The following is an excerpt from Brock’s bestselling 2020 book From the Ground Up: Digital Fundraising for Nonprofits. Hyperlinks have been added for this post for further inspiration, as well as some additional resources from Brock at the end. This article does not contain any affiliate links.
At some point six or seven years ago, I lost interest in books about fundraising, blogs about fundraising, podcasts about fundraising, presentations about fundraising, and so on. I felt some guilt about this because I know how hard my peers work to gather and share their knowledge. I wondered if it was a sign that maybe I should step away and pursue a whole new profession. I still enjoyed my work though, especially interacting with donors. I also still felt like there was so much ground for our profession to cover. So, I struck a balance by staying focused at work, while outside the office I began tugging at some threads that had been within reach for decades but never pulled.
I cleared out my iTunes queue, and restocked it with new podcasts about design, architecture, science fiction, philosophy, and pop culture. Before long, I was having far more ideas and inspiration for fundraising than I ever did reading or listening to fundraising content.
This habit of finding inspiration in unconventional spaces and bringing it back to the fundraising sector was a turning point for me. The projects that spun out from these ideas—whether they were successful or not—helped me to gain some recognition as being a creative, innovative fundraiser. I am feeling most fulfilled when I am bridging traditional tactics and strategies with interesting and novel applications. Whether you’re reading this blog (or the full book) because you’re new to the profession, or you’re a veteran who wants to bring your digital program up to snuff, I highly encourage you to stay curious in the areas of your life that are far from being related to fundraising.
One source of inspiration came from the late 1960’s in the form of a DIY book called the Whole Earth Catalog. Nowadays the Whole Earth Catalog might be best known for the four-word farewell on the back cover of their last edition, “stay hungry, stay foolish” which Steve Jobs quoted in a viral commencement speech at Stanford in 2005.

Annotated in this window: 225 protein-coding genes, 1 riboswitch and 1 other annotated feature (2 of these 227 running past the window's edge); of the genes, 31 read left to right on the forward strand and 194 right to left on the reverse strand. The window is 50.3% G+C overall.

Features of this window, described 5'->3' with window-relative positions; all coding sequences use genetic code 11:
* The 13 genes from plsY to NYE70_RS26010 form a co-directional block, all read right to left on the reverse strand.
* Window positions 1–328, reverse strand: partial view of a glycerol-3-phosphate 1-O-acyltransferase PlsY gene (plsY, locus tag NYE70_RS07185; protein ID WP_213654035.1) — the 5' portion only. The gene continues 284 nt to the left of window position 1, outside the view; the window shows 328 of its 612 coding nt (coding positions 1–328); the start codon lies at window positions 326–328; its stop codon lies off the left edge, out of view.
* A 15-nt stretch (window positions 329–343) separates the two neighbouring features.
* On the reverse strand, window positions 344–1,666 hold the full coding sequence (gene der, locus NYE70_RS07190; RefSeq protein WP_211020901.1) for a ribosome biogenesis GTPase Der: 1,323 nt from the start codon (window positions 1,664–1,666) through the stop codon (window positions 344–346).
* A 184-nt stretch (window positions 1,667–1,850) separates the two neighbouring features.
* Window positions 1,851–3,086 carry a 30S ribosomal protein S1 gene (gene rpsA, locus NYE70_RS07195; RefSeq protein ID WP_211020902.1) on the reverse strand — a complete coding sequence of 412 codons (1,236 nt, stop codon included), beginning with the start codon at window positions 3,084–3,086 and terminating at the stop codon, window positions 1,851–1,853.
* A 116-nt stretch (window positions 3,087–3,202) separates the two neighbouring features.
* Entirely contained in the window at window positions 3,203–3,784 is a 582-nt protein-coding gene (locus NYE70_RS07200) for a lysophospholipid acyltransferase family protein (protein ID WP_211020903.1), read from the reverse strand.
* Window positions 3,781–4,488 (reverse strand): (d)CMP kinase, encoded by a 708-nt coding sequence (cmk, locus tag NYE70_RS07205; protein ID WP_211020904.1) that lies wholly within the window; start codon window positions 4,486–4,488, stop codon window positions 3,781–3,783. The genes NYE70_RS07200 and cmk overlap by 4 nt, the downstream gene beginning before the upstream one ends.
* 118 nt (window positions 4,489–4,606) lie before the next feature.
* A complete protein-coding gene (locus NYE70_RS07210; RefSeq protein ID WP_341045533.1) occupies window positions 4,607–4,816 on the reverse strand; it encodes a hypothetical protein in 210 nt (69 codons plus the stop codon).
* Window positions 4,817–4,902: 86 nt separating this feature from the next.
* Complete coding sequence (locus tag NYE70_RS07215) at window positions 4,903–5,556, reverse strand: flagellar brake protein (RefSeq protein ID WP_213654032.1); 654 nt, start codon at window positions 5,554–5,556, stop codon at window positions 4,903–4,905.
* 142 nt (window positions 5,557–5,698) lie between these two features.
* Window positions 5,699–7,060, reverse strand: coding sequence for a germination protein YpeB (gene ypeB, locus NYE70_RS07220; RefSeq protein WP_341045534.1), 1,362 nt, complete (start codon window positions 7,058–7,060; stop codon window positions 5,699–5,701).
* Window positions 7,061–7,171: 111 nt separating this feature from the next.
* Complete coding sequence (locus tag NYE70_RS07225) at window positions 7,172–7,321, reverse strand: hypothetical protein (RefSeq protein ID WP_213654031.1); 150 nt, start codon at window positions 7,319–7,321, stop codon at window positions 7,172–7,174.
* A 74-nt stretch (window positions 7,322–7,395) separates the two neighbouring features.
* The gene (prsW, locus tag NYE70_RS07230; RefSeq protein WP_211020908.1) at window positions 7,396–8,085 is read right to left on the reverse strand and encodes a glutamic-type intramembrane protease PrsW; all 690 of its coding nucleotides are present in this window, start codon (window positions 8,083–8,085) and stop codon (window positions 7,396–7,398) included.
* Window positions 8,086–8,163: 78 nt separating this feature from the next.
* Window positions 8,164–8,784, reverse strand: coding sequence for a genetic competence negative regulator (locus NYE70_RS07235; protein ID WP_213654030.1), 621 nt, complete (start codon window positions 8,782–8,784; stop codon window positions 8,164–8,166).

Stewart Brand and a collective of collaborators, published the first Whole Earth Catalog out of an earnest pursuit to understand and explore the many systems we all live in, how they interlock, and how we as humans might best integrate and move through them in a responsible way. Brand summed up the catalog’s purpose with just three words on the front cover: access to tools. It was very much a catalog, in that it was a curated list of guides, magazines, novels, and manuals that were accompanied by a short description and instructions on how to purchase it directly from the author or publisher. What made the catalog so fascinating was the ethos they were able to articulate in the marginalia, imagery, and the curation itself—the juxtaposition of geodesic dome blueprints and an introduction to beekeeping just pages away from computer building guides (in 1968!), cybernetics and a text on the mind of a dolphin sent a clear message that life within a “whole system” is both rife with contradiction and ambiguity, but also a heck of a lot of fun.
Another well of inspiration is the work of architect and design thinker, Christopher Alexander. His most lauded work, “A Pattern Language” was released in 1977 co-authored with Murray Silverstein, and Sara Ishikawa. In it, he describes 253 distinct “patterns” which are features within our built environments that solve a specific problem. For example, a doorway is a pattern, in that it is the solution to the common problem of needing to separate one room’s purpose from another. But there are hundreds, if not thousands of variations on how to design a door. The patterns nest within each other, from the largest pattern, “town” right down to the smallest, “things from your life.” As patterns are put to use and they interlock, they begin to form a language—not so dissimilar from the ways that we connect words to form sentences within a language. What set Alexander’s text apart from earlier architectural writing was that it blurred the lines between practical functionality and philosophical treatise on how we might create metaphysical spaces for creativity, empathy and connection within the physical spaces that protect us from the elements. Throughout this book and each time I’m fortunate enough to present or lecture, I try to subtly do something similar – fulfill a practical need, but signal an awareness that there is a network of possibilities and applications just below the surface.